Jul 19 2008

the Kenyan way: past as prologue

Category: Uncategorized<ADMINNICENAME> @ 7:26 PM

Since I visited Kenya last month (and then again early this month), friends and strangers have asked me for my impressions about efforts to reconcile the disputing sides in the country’s post-election turmoil. I made no serious examination of this question while in Kenya, only coming across random impressions in passing. My sense is that life in Kenya is back to normal and that supporters of Kibaki and Odinga (who are both in government under a power-sharing arrangement) simply are denying their differences. My discussion with people at media houses in Nairobi supported the denial explanation. Media actors are promoting reconciliation in the abstract but they are unwilling to examine ethnic pride, mobilization and discontent. Indeed, there is essentially a regime of self-censorship in Kenyan media around the subject of ethnicity and “tribal” affiliations. That people in Kenya who identify with the Luo group (of Odinga) feel unfairly treated by people who identify with the Kikuyu identity (of Kibaki) is undeniable. Yet from reading the media, the existence of both the Luo and the Kikuyu would seem to be in great doubt.

There is much to applaud in people who can see the worst in each other and then move in, forgiving and forgetting. There ought to be more of that in the world, I suspect. Yet Kenyans, from the very start of their history as independent country some 45 years ago, have shown an outsized willingness to set aside past differences — to pretend, in short, that the past does not matter. Kenya’s first president, Kenyatta, from the very start of his new nation in December 1963, chose to set aside concerns about who did what during the violent campaigns by British colonial authorities and “Mau Mau” freedom fighters to alter political arrangements in Kenya during the 1950s. Kenyatta decided not to examine ethnic differences in his country; he chose instead to priviledge the “fiction” of Kenyan identity in hopes of turning this lie into a reality.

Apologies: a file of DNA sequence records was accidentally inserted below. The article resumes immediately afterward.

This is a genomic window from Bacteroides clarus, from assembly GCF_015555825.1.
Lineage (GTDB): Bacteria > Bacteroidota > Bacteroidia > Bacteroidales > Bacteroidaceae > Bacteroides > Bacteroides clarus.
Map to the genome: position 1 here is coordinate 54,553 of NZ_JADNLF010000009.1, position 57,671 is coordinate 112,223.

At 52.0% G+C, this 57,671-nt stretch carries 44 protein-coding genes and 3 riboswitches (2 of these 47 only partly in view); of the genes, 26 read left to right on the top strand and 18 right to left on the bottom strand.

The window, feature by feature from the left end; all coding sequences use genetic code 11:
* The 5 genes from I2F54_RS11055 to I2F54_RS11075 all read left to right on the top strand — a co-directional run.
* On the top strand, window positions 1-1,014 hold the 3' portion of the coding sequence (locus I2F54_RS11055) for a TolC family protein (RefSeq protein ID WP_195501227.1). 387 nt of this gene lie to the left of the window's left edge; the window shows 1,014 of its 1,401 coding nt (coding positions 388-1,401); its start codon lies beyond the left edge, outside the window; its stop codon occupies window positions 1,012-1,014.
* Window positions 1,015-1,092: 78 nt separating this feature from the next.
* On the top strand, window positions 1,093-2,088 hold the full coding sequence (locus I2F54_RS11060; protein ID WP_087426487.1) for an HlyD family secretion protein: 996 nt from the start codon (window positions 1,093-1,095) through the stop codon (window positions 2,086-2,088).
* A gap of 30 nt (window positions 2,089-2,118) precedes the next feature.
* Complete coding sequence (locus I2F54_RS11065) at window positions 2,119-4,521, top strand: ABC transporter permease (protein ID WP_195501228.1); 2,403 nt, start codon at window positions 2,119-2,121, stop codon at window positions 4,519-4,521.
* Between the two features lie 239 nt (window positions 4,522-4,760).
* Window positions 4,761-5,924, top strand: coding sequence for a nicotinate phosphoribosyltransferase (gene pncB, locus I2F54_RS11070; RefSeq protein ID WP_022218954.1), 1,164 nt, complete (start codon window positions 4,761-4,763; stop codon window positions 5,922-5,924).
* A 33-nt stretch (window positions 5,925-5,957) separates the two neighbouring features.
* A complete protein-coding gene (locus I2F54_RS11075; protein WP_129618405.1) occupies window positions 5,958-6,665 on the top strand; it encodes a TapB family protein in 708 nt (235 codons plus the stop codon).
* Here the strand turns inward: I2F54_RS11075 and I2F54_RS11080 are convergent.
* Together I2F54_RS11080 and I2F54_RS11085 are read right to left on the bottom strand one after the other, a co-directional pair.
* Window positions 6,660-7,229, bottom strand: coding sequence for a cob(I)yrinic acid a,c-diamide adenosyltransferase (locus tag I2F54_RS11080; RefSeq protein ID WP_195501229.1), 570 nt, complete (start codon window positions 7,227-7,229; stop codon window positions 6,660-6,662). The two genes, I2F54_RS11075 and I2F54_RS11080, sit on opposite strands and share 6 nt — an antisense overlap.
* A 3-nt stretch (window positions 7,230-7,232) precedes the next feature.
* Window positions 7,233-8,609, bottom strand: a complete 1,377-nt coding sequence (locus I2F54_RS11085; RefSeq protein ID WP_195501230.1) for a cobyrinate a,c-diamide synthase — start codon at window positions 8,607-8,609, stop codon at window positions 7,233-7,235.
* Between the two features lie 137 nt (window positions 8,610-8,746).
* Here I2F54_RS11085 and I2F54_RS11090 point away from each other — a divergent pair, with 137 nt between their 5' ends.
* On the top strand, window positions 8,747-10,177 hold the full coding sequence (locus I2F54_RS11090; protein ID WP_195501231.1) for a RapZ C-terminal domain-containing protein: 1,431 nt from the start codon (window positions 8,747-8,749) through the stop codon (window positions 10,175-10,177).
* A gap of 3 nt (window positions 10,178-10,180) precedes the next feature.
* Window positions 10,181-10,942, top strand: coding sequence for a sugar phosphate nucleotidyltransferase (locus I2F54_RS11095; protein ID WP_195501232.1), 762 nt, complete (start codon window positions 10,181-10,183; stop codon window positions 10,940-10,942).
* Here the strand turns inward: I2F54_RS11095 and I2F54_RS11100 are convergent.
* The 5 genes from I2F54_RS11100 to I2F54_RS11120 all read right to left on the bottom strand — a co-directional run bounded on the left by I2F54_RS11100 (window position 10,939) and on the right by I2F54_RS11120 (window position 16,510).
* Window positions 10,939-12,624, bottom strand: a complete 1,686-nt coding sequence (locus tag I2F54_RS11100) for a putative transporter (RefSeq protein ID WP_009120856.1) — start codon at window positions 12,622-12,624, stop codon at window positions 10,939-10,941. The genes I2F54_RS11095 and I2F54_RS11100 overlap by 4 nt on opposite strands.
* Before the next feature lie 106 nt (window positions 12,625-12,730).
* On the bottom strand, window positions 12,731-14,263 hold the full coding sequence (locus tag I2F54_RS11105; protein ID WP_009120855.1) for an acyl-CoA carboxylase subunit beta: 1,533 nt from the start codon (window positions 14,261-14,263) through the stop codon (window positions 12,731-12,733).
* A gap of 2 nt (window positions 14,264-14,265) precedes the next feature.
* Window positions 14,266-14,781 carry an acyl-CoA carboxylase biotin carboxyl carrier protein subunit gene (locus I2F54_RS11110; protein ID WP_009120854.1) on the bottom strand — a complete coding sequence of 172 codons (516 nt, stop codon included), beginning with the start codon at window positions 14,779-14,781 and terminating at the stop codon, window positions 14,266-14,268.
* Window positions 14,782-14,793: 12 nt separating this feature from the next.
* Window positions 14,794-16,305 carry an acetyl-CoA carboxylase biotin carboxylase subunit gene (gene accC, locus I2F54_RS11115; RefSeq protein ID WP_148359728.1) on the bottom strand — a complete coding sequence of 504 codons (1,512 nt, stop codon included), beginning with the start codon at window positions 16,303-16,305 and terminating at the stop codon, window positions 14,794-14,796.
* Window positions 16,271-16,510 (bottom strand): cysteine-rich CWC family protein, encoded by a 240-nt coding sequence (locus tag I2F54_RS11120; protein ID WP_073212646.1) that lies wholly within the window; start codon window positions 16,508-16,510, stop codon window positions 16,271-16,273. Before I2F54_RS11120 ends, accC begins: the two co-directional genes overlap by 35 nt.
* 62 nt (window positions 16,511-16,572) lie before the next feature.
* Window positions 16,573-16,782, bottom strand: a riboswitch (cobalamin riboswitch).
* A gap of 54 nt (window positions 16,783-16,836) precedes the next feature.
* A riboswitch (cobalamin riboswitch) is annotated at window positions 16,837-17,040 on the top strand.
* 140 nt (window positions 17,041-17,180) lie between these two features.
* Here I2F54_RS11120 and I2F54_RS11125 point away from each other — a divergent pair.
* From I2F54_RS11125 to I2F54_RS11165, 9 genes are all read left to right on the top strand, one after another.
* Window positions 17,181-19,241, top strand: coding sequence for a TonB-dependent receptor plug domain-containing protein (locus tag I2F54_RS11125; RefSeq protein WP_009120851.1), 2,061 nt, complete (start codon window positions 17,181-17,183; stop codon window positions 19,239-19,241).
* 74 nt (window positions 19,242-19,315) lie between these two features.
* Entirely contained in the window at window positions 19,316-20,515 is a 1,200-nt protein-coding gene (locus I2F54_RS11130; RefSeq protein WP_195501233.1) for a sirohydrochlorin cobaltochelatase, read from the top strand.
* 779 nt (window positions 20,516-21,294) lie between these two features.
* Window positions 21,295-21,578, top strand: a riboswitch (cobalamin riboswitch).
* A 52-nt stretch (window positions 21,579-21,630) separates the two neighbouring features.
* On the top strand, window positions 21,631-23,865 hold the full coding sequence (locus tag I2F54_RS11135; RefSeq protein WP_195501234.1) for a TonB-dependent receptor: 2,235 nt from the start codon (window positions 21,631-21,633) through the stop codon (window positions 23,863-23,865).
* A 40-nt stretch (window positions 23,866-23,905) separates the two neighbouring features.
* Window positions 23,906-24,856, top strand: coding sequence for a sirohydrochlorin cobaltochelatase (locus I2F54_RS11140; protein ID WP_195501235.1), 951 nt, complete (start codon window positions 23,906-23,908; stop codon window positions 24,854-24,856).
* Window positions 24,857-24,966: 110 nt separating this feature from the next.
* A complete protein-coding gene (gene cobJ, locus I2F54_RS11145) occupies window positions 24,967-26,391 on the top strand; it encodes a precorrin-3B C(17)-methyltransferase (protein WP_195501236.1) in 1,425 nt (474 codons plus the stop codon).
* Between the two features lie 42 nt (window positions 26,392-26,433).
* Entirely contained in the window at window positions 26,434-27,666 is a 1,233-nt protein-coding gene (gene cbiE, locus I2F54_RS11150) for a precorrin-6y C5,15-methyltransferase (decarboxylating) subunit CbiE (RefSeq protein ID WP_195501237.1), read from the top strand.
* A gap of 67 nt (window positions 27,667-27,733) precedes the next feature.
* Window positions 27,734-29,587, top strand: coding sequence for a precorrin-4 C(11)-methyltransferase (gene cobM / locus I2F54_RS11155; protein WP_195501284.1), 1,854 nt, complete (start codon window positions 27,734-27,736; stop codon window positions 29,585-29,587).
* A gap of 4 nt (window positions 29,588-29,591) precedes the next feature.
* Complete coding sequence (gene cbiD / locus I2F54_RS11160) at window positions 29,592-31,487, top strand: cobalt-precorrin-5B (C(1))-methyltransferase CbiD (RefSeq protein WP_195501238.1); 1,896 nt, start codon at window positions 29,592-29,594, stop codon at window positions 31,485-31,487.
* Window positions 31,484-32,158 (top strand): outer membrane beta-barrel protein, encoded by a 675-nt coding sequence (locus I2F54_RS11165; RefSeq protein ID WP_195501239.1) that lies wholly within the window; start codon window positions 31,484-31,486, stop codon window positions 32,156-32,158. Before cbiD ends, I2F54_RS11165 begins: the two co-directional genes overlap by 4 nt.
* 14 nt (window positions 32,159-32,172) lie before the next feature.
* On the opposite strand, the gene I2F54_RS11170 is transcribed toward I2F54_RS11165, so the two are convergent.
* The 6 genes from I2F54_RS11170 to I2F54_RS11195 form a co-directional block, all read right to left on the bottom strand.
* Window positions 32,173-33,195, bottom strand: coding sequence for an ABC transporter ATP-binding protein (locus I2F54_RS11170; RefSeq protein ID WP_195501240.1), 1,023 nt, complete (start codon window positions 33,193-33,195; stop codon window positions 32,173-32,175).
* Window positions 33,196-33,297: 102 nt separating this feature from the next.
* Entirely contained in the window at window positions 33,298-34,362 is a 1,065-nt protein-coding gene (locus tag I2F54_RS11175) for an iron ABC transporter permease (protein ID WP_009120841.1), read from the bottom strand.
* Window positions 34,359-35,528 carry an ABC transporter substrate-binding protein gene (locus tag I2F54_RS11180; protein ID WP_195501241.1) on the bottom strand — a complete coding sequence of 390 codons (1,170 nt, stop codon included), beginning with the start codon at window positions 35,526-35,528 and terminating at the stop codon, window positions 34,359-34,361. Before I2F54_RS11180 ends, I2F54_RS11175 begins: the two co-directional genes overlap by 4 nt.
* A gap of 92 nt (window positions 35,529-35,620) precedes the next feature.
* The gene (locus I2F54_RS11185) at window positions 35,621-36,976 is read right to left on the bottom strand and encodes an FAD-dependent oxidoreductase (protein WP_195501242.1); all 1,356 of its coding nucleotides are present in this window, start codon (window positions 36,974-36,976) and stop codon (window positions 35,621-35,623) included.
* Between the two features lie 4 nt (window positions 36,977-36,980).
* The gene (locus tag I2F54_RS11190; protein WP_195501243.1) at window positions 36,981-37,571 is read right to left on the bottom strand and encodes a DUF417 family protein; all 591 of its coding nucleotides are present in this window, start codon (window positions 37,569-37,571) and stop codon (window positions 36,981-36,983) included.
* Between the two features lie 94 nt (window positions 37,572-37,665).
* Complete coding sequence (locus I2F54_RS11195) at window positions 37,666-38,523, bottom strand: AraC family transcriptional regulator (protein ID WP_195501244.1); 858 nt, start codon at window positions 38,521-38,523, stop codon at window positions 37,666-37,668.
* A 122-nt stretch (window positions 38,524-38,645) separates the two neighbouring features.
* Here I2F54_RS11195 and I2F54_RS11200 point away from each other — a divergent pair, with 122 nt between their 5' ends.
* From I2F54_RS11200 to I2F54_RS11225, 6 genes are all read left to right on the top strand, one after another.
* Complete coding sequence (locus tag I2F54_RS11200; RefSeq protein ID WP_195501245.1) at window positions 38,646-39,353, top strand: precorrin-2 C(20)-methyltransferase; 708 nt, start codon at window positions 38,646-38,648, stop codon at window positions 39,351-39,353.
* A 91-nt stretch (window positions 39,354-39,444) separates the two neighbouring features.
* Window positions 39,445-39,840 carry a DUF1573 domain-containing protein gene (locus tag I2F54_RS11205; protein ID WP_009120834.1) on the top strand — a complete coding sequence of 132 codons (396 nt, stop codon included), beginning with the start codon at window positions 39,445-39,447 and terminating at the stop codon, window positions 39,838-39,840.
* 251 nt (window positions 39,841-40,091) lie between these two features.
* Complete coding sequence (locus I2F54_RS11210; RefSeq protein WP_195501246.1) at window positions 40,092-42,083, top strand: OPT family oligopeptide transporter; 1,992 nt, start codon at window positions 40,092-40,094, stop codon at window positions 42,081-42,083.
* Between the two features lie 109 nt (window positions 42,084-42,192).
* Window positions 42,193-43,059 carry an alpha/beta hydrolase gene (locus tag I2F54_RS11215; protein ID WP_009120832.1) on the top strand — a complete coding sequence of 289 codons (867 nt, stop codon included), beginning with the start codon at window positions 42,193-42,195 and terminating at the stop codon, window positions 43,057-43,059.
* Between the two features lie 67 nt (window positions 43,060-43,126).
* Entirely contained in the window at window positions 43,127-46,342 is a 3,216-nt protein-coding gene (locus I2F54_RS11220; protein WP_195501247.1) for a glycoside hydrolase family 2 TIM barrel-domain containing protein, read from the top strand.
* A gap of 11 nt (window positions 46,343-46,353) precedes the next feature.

To some degree, Kenyatta succeeded. I was struck in Nairobi by the intense patriotism of young Kenyans with education; people of talent and good character who weren’t born even during the last years of Kenyatta’s stern rule. For these young strivers in Nairobi, their pride in nation is palpable and, actually, moving. Kenya is a destroyer of hopes as much as a creator because of the long night of poor governance under Kenyatta’s successor, Moi. Today, hopes are reviving and young Kenyans can dream of a better day without suspending either their reason or their morality.

Which brings me back to the post-election violence. The willingness of people to move on, without examining what happened only a few months, is of a piece with Kenya’s modern history, which has never received even a rough kind of reckoning, either inside Kenya or without. These closing words in Caroline Elkins disturbing book, “Imperial Reckoning: The Untold Story of Britain’s Gulag in Kenya,” could well stand as a coda on the Odinga-Kibaki rivalry — and the ethnic violence it spawned earlier this year. Elkins is writing of course about political violence in Kenya 50 years ago. Her words seem eerily relevant to the recent crisis and not only because of the obvious observation that if Kenyans can’t come to grips with the history of a half-century ago, what chance exists to reconcile less distant, more hot and painful conflicts of the moment.

“To this day [Elkins writes] there has never been any form of official reconciliation in Kenya. There are no monuments for Mau Mau, children are not taught about this part of their nation’s past in school, few speak about it in the privacy of their own homes, and, with the exception of the relatives of the Hola massacre victims, there has never been any kind of financial consideration given to those who lost family members in the camps and villages, or property to the local loyalists [to the British]. Some men and women lost the use of their limbs, others their minds, as a result of years spent behind the wire…. But they too have insisted that bygones remain bygones.”

Is this the Kenyan way?

Comments are closed.